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posted by LaminatorX on Thursday March 06 2014, @05:30AM   Printer-friendly
from the CQluaasnstiucmal-Superposition dept.

AnonTechie points us towards updates on the evaluation of D-Wave's annealing devices.

From Phys.org's reporting on the latest tests:

With cutting-edge technology, sometimes the first step scientists face is just making sure it actually works as intended. The USC Viterbi School of Engineering is home to the USC-Lockheed Martin Quantum Computing Center (QCC), a super-cooled, magnetically shielded facility specially built to house the first commercially available quantum computing processors; devices so advanced that there are only two in use outside the Canadian lab where they were built. The first one went to USC and Lockheed Martin, and the second to NASA and Google. Since USC's facility opened in October 2011, a key task for researchers has been to determine whether D-Wave processors operate as hoped using the special laws of quantum mechanics to offer potentially higher-speed processing, instead of operating in a classical, traditional way.

(Background at Time, for those unfamiliar.)

 
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  • (Score: 3, Interesting) by FatPhil on Thursday March 06 2014, @09:49AM

    by FatPhil (863) <reversethis-{if.fdsa} {ta} {tnelyos-cp}> on Thursday March 06 2014, @09:49AM (#11853) Homepage
    ``... an elaborate test of all 108 of the chip's functional quantum bits''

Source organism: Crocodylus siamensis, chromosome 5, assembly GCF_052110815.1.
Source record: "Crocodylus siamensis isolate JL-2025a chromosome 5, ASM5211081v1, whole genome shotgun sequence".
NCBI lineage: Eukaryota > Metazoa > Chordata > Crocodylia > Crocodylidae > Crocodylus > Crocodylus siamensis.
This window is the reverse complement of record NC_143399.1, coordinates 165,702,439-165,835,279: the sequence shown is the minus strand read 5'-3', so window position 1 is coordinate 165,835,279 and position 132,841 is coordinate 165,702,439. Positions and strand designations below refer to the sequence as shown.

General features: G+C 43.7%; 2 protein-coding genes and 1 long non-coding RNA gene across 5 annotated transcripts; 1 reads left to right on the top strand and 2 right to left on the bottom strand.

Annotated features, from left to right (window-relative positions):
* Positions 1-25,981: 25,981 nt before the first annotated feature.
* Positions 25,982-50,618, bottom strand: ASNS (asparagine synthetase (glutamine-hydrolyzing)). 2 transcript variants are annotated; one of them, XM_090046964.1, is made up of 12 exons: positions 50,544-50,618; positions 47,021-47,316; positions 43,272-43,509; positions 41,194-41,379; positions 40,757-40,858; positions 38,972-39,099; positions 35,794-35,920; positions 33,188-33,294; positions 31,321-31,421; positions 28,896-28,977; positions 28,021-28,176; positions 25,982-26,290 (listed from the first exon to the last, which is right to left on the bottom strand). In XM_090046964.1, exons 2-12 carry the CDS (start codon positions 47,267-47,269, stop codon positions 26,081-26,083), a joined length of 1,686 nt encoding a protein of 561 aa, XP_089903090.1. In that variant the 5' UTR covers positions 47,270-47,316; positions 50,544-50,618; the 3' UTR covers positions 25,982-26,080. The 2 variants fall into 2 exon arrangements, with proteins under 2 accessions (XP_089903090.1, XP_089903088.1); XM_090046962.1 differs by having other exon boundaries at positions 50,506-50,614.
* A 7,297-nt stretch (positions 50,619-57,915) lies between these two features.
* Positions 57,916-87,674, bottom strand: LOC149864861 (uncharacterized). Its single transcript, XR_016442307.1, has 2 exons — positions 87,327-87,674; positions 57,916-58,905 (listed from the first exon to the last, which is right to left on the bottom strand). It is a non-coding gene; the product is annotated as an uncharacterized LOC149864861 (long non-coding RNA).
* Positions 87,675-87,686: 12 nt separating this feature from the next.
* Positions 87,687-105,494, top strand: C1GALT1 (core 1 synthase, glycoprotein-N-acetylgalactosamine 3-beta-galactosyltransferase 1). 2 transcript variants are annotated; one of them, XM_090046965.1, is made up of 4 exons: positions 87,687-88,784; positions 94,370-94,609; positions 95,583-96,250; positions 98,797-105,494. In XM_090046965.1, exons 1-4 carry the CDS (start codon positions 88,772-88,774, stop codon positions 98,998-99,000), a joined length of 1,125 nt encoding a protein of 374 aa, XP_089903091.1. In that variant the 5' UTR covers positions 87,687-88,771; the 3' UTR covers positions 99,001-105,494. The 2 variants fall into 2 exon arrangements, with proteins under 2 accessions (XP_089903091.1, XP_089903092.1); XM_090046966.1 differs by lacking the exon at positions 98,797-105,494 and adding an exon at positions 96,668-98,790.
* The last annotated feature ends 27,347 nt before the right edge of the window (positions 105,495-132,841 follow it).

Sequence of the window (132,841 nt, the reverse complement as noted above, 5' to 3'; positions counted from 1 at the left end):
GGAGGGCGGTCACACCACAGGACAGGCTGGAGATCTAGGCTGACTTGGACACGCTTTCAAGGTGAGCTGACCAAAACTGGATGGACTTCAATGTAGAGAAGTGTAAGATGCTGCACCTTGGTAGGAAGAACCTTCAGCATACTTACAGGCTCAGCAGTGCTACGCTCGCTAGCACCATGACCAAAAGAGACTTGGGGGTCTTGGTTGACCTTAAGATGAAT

vs.
    ``The first quantum chip housed at the QCC was a 128-qubit D-Wave One, which was replaced about a year ago with the 512-qubit D-Wave Two''

    Also:
    ``"The challenge is that the tests we can perform on the USC-based D-Wave processor can't directly 'prove' that the D-Wave processor is quantum &#226;&#8364;&#8220; we can only disprove candidate classical models one at a time," said QCC Director Prof. Daniel Lidar.''

    So they're unable to measure its Big-Oh for integer factoring, and see whether it matches Shor's? (If they don't know how to construct hard candidates that test the factoring algorithm to the fullest possible extent, then perhaps those professors could ask an amateur like me who can do it with his eyes shut.)
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  • (Score: 0) by Anonymous Coward on Thursday March 06 2014, @10:14AM

    by Anonymous Coward on Thursday March 06 2014, @10:14AM (#11858)

    Well, maybe 20 of the 128 quantum bits were defective.

  • (Score: 2, Informative) by m on Thursday March 06 2014, @03:04PM

    by m (1741) on Thursday March 06 2014, @03:04PM (#11971)
    We already know that the D-Wave can't do Shor's algorithm and all the things a "real, full-blown quantum computer" can. The D-Wave is not a general quantum processor; it's a "quantum annealer" (yet to be conclusively proved that it's even that), which might improve over classical computers for a very specific subset of problems, not including super-fast integer factoring. Specifically, annealing means finding almost correct solutions to hard problems --- an "almost the best" Traveling Salesman solution, for example; something which classical algorithms are already reasonably good at, though a quantum system might be able to produce more accurate solutions faster.
    • (Score: 2) by FatPhil on Thursday March 06 2014, @08:18PM

      by FatPhil (863) <reversethis-{if.fdsa} {ta} {tnelyos-cp}> on Thursday March 06 2014, @08:18PM (#12177) Homepage
      You're right. I had forgotten that they'd already admitted to being quantum quacks.
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